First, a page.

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The Cardinal Points and the Structure of Christian History in the Early-Twelfth Century

Wolever, Eric WS (2018) The Cardinal Points and the Structure of Christian History in the Early-Twelfth Century. PhD thesis, University of York.

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This dissertation evaluates the use of the cardinal points as a conceptual system that bridges historical, geographical and theological knowledge for authors of the first half of the twelfth century. Looking towards its use as a basis for identity construction within historical or historically driven texts, this thesis considers the broader function of this vocabulary across three different genres of text in two broad thematic sections. The first section focuses on the reception of geographical and exegetical knowledge from antiquity to the twelfth century, with the cardinal points serving as a device to analyse the way in which authors constructed and evaluated the geographical world which they inhabited. It pays particular attention to the way in which authors of the twelfth century actively engaged with and manipulated this tradition, particularly in the context of the northern French intellectual milieu of the early century. The second half focuses on narrative construction and identity formation through the application of spatial categories to history. It addresses this problem first in terms of genres. Through an analysis of three universal historians – Sigebert of Gembloux, Romuald of Salerno and Orderic Vitalis – it assesses their awareness and engagement with the language of the cardinal points, as a conceptual system, to spatially inflect their histories and underscore their broader narrative agendas. It then addresses this issue in terms of three case studies of spatially based identity formation, assessing particularly the role of the First Crusade and the construction of Normanitas in the construction of western and northern identities. The thesis argues overall that medieval authors were in constant conversation with a rich spatial system through which they conceptualised and constructed history in terms of mundus et saeculum, in a manner that has been frequently sidelined in previous scholarship.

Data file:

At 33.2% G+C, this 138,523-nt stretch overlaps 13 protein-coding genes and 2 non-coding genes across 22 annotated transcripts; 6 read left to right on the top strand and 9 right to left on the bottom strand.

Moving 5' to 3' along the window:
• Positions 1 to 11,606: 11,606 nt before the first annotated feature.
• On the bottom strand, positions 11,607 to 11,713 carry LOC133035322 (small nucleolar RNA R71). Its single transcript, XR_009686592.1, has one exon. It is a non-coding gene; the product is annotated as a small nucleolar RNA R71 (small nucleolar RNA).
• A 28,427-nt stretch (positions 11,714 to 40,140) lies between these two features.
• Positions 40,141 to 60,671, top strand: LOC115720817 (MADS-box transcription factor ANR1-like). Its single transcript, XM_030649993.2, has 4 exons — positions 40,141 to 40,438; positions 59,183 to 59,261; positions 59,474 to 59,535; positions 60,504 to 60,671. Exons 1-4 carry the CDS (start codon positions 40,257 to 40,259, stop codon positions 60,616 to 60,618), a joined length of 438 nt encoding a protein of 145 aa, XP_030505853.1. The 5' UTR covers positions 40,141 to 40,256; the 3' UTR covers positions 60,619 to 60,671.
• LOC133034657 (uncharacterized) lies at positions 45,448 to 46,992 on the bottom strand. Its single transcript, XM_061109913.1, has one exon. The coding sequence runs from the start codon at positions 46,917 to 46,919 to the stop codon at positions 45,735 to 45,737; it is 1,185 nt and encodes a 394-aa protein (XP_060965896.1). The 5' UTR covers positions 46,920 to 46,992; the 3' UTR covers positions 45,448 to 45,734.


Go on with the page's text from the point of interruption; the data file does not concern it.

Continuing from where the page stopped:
Item Type: Thesis (PhD)
Academic Units: The University of York > Centre for Medieval Studies (York)
Depositing User: Mr Eric WS Wolever
Date Deposited: 15 Mar 2019 16:14
Last Modified: 15 Mar 2019 16:14
URI: http://etheses.whiterose.ac.uk/id/eprint/23068

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